China · Reed Flute Caves
A grand, natural architecture formed by millennia of water eroding its soft limestone, the Reed Flute Caves (芦笛岩) are a veritable underground palace of weird and wonderful formations. This natural limestone cave is 180 million years old. The cave is named for the type of reed that grows around its entrance, which is harvested to make traditional flutes. The colossal stalagmites, stalactites and rock formations within are today illuminated by multi-coloured lights, giving the whole cave a magical feel.
This 240-meter-long cave is lined with interesting rock shapes and formations resembling all kinds of strange things. Many of the formations have taken on recognizable shapes of mythological creatures, or natural images. Almost motionless lake gives volume to the surrounding scenery. All these strange shapes on the walls and intertwining stone statues are reflected in surface of the water like in the mirror. This turns the cave halls into the impressive fantastic world.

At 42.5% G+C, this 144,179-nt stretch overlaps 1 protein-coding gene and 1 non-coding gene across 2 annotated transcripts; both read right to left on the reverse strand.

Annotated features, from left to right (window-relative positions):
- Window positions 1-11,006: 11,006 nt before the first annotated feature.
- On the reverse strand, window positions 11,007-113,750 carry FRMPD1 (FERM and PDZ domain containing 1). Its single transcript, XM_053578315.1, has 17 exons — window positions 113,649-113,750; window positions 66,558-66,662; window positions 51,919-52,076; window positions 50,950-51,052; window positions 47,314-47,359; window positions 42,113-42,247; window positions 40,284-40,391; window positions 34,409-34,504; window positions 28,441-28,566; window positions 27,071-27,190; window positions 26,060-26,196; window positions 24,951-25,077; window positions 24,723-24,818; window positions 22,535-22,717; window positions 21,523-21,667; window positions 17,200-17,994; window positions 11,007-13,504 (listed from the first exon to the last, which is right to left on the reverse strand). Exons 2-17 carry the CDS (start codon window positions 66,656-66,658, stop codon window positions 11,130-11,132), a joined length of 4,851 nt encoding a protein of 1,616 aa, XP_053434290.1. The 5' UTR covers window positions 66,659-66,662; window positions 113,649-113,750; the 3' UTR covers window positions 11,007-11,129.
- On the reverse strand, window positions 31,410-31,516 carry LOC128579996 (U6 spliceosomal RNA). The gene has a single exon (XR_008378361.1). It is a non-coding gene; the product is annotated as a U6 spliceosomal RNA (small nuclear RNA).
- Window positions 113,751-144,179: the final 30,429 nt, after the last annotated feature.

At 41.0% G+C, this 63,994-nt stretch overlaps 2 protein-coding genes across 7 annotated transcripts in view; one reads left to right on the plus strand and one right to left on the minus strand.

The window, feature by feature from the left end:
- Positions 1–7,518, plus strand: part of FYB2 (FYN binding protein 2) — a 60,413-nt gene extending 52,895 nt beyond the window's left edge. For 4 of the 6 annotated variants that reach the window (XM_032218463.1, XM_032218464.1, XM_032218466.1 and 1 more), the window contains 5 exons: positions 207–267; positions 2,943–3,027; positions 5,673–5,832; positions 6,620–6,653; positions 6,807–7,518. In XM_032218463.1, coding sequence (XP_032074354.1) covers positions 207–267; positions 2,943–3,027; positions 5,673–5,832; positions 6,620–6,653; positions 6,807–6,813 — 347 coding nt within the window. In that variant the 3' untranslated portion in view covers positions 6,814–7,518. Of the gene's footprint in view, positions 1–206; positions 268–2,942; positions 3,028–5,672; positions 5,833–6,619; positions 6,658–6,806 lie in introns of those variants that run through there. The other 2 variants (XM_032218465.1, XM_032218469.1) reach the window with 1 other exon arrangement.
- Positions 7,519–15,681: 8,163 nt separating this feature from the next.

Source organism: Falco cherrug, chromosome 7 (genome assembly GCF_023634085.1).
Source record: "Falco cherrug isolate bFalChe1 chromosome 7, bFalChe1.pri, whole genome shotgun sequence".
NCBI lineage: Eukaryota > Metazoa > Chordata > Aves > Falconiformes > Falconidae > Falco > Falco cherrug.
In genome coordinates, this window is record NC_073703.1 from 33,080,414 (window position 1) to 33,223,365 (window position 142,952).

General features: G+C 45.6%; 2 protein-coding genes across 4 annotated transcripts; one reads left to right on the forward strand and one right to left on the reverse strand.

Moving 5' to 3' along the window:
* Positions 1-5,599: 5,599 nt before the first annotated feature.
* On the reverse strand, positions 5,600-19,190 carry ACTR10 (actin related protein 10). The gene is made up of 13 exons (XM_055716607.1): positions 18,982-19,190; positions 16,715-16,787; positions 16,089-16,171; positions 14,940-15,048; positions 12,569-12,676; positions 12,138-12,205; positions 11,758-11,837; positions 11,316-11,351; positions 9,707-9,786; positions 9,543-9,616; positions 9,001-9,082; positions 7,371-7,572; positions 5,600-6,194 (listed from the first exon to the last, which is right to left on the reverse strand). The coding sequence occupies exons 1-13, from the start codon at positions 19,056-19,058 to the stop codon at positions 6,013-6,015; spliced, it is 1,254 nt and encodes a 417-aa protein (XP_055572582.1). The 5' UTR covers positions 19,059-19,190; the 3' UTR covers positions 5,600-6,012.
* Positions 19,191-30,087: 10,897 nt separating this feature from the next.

Different points along the cave bear names like Virgin Forest, Crystal Palace, Flower and Fruit Mountain, and naturally there are myths behind the formation of various rock-forms, but the vistas could just as easily have come from a distant planet. Come back to Earth with a stroll around the pavilions of nearby Ludi Park.
Inside Reed Flute Caves, there are more than 70 inscriptions written in ink, which can be dated back as far as 792 AD in the Tang Dynasty. They are travelogues and poems writing by Tang Dynasty literati who visited the cave. These aged inscriptions tell us that it has been an attraction in Guilin since ancient times.
Reed Flute Caves was almost forgotten for a thousand years, before it was rediscovered in the 1940s by a group of refugees fleeing the Japanese troops. The enormous ‘Crystal Palace of the Dragon King’ chamber, was once used as a bomb shelter, providing capacity for approximately 1000 people.